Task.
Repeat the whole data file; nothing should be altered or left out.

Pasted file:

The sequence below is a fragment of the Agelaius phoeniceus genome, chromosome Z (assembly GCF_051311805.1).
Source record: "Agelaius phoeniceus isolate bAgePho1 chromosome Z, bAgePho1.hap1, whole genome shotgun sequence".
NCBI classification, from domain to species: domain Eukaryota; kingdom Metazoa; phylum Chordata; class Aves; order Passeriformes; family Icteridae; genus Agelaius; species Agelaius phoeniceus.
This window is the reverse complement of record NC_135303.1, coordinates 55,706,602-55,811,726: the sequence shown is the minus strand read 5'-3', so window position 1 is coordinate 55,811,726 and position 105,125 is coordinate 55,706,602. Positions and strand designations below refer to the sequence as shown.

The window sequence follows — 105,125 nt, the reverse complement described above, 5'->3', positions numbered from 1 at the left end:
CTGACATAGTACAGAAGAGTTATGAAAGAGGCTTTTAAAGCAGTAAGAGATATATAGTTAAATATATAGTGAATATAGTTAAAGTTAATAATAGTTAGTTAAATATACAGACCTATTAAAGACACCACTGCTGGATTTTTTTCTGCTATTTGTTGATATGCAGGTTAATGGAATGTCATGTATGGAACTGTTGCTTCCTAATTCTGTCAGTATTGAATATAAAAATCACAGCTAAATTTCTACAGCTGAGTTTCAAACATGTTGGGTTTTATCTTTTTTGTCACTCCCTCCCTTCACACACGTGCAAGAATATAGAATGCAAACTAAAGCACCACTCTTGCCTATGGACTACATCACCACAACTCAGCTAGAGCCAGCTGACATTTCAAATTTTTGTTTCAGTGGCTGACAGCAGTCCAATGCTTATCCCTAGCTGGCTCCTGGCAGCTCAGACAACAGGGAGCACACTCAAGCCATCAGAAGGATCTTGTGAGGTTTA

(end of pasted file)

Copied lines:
The sequence below is a fragment of the Agelaius phoeniceus genome, chromosome Z (assembly GCF_051311805.1).
Source record: "Agelaius phoeniceus isolate bAgePho1 chromosome Z, bAgePho1.hap1, whole genome shotgun sequence".
NCBI classification, from domain to species: domain Eukaryota; kingdom Metazoa; phylum Chordata; class Aves; order Passeriformes; family Icteridae; genus Agelaius; species Agelaius phoeniceus.
This window is the reverse complement of record NC_135303.1, coordinates 55,706,602-55,811,726: the sequence shown is the minus strand read 5'-3', so window position 1 is coordinate 55,811,726 and position 105,125 is coordinate 55,706,602. Positions and strand designations below refer to the sequence as shown.

The window sequence follows — 105,125 nt, the reverse complement described above, 5'->3', positions numbered from 1 at the left end:
CTGACATAGTACAGAAGAGTTATGAAAGAGGCTTTTAAAGCAGTAAGAGATATATAGTTAAATATATAGTGAATATAGTTAAAGTTAATAATAGTTAGTTAAATATACAGACCTATTAAAGACACCACTGCTGGATTTTTTTCTGCTATTTGTTGATATGCAGGTTAATGGAATGTCATGTATGGAACTGTTGCTTCCTAATTCTGTCAGTATTGAATATAAAAATCACAGCTAAATTTCTACAGCTGAGTTTCAAACATGTTGGGTTTTATCTTTTTTGTCACTCCCTCCCTTCACACACGTGCAAGAATATAGAATGCAAACTAAAGCACCACTCTTGCCTATGGACTACATCACCACAACTCAGCTAGAGCCAGCTGACATTTCAAATTTTTGTTTCAGTGGCTGACAGCAGTCCAATGCTTATCCCTAGCTGGCTCCTGGCAGCTCAGACAACAGGGAGCACACTCAAGCCATCAGAAGGATCTTGTGAGGTTTA